Systemmodellering och -identifiering

**Valid from:** Autumn 2016**Decided by:** Professor Thomas Johansson**Date of establishment:** 2016-10-27

**Division:** Automatic Control**Course type:** Course given jointly for second and third cycle**The course is also given at second-cycle level with course code:** FRT041**Teaching language:** English

The aim of the course is to provide advanced knowledge and skills in mathematical modeling based on measurement data, including model structure selection, parameter estimation, model validation, prediction, simulation, and control.

*Knowledge and Understanding*

For a passing grade the doctoral student must

- be able to define basic concepts for systems with multiple inputs and outputs
- be able to translate between different multivariable system descriptions, in particular time series models, transient responses, transfer function matrices, and state-space descriptions
- be able to derive dynamical mathematical models describing relations between inputs and outputs, including disturbance models
- understand the role of the experimental conditions for the accuracy and quality of the resulting mathematical model
- be able to approximate (reduce) multivariable mathemical models according to a given approximation accuracy

*Competences and Skills*

For a passing grade the doctoral student must

- be able to formulate control-oriented models of multivariable systems in the form of state-space models, time series models, transient responses, and transfer function
- be able to calculate dynamic mathematical models from experimental input and output signal measurements
- be able to validate a mathematical model in relation to experimental data using statistical analysis, model approximation, and simulation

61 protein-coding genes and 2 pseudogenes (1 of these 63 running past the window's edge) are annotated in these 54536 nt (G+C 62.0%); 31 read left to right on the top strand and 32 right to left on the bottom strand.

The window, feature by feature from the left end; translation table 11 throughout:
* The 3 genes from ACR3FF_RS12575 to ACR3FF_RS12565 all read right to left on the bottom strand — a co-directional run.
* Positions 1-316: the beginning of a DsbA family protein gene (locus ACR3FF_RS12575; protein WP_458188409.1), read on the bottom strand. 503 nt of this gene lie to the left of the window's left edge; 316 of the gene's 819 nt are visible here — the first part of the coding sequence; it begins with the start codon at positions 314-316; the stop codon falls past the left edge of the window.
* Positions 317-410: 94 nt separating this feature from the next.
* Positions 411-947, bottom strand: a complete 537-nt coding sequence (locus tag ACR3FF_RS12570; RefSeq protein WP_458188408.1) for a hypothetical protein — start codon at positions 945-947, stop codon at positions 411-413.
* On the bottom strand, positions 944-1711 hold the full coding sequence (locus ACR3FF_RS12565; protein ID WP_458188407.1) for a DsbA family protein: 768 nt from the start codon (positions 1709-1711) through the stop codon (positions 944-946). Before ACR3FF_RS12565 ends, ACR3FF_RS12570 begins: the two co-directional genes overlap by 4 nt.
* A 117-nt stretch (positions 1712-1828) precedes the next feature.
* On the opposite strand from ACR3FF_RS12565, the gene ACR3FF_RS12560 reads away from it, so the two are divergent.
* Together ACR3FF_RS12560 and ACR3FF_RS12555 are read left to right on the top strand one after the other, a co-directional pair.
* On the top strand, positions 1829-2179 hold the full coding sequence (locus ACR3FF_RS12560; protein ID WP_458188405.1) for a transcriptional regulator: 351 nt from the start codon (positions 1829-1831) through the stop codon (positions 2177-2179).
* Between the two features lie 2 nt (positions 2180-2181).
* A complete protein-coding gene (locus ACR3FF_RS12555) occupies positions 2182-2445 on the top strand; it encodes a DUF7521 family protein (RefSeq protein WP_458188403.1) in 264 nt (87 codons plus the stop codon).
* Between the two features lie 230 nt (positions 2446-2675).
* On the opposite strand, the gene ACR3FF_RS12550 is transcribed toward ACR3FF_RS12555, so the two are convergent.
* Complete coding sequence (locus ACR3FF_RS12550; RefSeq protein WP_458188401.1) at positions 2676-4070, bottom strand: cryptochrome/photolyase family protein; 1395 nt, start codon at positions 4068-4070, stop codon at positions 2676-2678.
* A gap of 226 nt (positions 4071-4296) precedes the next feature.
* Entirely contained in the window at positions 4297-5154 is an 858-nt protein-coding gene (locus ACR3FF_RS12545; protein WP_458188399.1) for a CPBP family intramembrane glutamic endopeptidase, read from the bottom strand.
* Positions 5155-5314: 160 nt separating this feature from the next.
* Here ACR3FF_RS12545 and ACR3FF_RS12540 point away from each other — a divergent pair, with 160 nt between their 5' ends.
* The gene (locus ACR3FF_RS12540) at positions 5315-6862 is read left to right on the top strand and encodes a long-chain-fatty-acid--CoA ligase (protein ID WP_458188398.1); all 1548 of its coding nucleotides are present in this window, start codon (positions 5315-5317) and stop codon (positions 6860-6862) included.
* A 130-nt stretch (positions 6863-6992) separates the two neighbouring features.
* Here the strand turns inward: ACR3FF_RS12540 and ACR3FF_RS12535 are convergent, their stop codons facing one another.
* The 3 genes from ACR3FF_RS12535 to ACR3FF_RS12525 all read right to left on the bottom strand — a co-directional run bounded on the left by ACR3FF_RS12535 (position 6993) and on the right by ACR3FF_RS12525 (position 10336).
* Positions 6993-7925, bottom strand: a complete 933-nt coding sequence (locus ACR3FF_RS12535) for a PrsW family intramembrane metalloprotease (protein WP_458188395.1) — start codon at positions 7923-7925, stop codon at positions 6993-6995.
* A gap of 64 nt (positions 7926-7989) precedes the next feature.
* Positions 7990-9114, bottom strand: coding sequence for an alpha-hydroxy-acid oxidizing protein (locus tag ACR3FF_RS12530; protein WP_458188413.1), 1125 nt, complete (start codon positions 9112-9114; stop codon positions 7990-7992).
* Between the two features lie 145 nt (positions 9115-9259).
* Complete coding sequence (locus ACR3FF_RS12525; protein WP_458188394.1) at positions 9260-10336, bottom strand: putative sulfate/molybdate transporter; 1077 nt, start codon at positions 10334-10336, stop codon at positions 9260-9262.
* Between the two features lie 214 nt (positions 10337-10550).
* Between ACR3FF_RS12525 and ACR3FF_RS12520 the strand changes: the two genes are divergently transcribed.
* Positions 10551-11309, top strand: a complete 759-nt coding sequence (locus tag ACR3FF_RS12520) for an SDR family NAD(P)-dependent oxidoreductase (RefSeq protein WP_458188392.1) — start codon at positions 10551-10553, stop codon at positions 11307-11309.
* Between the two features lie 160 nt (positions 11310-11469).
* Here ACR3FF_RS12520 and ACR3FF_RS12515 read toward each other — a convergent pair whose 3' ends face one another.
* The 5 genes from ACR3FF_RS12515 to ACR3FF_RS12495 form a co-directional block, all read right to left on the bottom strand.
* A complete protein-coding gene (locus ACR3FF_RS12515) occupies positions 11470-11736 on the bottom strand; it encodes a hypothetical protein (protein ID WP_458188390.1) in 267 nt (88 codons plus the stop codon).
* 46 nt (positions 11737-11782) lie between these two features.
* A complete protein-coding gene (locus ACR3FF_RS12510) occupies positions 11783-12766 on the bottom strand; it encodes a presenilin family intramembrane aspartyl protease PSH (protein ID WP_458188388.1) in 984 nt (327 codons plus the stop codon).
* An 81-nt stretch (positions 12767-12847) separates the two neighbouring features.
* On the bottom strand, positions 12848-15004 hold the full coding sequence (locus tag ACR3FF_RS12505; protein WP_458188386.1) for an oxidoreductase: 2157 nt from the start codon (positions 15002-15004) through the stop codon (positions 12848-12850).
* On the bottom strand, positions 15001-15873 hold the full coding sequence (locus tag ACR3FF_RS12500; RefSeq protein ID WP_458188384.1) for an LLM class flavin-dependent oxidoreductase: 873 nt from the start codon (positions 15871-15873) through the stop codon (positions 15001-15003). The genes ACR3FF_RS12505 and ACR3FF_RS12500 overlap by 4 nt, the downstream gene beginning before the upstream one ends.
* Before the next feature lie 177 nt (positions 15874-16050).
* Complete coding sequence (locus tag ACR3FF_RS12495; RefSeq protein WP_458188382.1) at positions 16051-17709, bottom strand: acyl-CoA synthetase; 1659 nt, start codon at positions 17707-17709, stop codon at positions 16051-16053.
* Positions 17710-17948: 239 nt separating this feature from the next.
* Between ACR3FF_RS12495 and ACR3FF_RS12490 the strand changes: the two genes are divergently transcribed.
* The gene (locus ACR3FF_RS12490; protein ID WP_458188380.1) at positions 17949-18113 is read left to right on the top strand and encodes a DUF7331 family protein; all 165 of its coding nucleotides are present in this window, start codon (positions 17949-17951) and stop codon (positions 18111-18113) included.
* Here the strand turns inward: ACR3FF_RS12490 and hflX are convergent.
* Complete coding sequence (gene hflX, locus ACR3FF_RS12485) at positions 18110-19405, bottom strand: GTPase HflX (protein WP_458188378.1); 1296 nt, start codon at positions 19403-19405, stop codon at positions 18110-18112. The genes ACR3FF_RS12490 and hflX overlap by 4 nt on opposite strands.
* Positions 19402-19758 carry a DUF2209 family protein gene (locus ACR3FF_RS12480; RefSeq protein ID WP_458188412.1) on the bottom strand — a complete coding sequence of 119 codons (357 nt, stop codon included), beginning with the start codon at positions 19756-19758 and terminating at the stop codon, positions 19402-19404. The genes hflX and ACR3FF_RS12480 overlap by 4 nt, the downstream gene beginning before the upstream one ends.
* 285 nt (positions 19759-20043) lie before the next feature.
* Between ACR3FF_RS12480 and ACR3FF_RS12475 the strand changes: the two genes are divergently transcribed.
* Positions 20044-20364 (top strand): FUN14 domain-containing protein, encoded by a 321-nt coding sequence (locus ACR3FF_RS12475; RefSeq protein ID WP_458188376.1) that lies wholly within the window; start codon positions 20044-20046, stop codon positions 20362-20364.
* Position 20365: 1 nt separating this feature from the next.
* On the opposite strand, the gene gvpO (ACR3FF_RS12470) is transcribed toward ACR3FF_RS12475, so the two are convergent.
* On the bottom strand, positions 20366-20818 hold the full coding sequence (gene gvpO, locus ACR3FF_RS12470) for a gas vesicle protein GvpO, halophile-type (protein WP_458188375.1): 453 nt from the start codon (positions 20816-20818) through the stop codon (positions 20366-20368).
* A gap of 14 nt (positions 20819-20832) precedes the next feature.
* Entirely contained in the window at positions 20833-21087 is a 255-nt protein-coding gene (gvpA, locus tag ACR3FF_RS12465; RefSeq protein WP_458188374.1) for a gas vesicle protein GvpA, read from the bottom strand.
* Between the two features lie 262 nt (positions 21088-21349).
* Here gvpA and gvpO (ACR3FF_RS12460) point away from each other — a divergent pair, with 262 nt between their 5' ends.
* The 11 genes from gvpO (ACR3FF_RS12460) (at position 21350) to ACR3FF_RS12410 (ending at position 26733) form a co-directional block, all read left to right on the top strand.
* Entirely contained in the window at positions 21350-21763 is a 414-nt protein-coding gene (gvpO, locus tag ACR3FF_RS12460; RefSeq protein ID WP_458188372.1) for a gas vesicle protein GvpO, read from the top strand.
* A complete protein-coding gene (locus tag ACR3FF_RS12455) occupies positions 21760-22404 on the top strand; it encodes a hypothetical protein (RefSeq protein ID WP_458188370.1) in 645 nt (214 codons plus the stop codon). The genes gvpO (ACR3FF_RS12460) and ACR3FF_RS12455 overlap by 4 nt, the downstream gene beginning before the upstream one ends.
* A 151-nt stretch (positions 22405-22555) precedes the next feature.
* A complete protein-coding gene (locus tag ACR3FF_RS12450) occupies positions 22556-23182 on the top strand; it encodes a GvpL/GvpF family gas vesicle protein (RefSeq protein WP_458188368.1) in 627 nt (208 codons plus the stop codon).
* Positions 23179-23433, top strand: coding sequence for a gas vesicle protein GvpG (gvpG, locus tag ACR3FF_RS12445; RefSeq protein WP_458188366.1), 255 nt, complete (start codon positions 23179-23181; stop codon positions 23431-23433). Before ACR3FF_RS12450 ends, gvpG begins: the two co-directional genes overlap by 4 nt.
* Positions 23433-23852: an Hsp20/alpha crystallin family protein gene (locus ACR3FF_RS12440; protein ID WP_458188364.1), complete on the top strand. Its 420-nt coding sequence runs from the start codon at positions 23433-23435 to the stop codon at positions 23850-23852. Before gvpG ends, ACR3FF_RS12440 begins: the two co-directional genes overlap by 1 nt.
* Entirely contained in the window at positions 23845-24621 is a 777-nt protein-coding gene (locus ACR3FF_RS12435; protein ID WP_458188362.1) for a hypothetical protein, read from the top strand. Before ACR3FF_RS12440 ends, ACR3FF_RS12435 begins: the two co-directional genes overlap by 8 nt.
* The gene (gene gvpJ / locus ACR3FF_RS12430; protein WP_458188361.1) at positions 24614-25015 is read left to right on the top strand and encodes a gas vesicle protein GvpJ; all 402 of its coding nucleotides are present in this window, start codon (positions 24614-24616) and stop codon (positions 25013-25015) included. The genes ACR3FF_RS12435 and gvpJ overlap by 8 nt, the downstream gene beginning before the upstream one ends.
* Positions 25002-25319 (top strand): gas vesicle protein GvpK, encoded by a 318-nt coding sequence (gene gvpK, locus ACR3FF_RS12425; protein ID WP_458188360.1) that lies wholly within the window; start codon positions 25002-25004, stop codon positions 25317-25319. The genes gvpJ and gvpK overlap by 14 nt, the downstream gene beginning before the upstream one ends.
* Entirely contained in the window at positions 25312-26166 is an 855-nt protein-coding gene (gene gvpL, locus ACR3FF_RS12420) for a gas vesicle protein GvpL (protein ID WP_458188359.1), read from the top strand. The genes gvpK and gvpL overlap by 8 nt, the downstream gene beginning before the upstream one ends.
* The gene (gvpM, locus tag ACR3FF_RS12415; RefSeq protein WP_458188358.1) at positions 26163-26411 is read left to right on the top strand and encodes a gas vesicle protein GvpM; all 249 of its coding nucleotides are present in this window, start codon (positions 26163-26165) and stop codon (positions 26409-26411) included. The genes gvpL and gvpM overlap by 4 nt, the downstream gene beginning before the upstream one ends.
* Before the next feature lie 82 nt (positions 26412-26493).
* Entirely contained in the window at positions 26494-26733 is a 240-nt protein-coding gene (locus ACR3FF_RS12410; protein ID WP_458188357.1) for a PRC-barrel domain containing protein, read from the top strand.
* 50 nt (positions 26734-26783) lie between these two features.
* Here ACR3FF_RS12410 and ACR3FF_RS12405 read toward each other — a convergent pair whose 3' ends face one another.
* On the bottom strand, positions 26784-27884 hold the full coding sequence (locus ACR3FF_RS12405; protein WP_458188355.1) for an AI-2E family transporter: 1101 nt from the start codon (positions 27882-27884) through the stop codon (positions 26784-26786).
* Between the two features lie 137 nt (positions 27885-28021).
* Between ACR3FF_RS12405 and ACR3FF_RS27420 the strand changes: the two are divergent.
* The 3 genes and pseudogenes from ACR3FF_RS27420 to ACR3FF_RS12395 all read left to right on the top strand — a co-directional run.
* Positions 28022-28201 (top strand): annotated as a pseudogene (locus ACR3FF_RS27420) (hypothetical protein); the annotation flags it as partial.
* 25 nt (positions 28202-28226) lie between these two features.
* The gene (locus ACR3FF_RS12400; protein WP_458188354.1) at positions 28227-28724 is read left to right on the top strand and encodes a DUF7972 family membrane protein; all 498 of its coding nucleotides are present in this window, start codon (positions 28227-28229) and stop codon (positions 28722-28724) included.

- be able to translate control specifications to requirements on the mathematical model

*Judgement and Approach*

For a passing grade the doctoral student must

- be able to understand relations and limitations when simplified models are used to describe a complex multivariable real system
- show ability for teamwork and group collaboration during projects

Lectures: Transient analysis; Spectral methods; Frequency analysis; Linear regression; Interactive programs; Model parameterizations; Prediction error methods; Instrument variable methods: Real-time identification; Recursive methods; Continuous-time models, Identification in closed loop; Structure selection; Model validation; Experiment design; Model reduction; Partitioned models; 2D-methods; Nonlinear systems; Subspace methods; Laboratories: Frequency analysis, Interactive identification, Identification for control

Johansson, R.: System Modeling and Identification. Prentice Hall, 1993. ISBN 0134823087.

**Types of instruction:** Lectures, laboratory exercises, exercises

**Examination formats:** Written exam, written assignments**Grading scale:** Failed, pass**Examiner:**

**Assumed prior knowledge:** FRT010 Automatic Control, Basic Course, FMSF10 Stationary Stochastic Processes

**Course coordinator:** Rolf Johansson `<rolf.johansson@control.lth.se>`**Web page:** https://www.control.lth.se/Education/EngineeringProgram/FRT041.html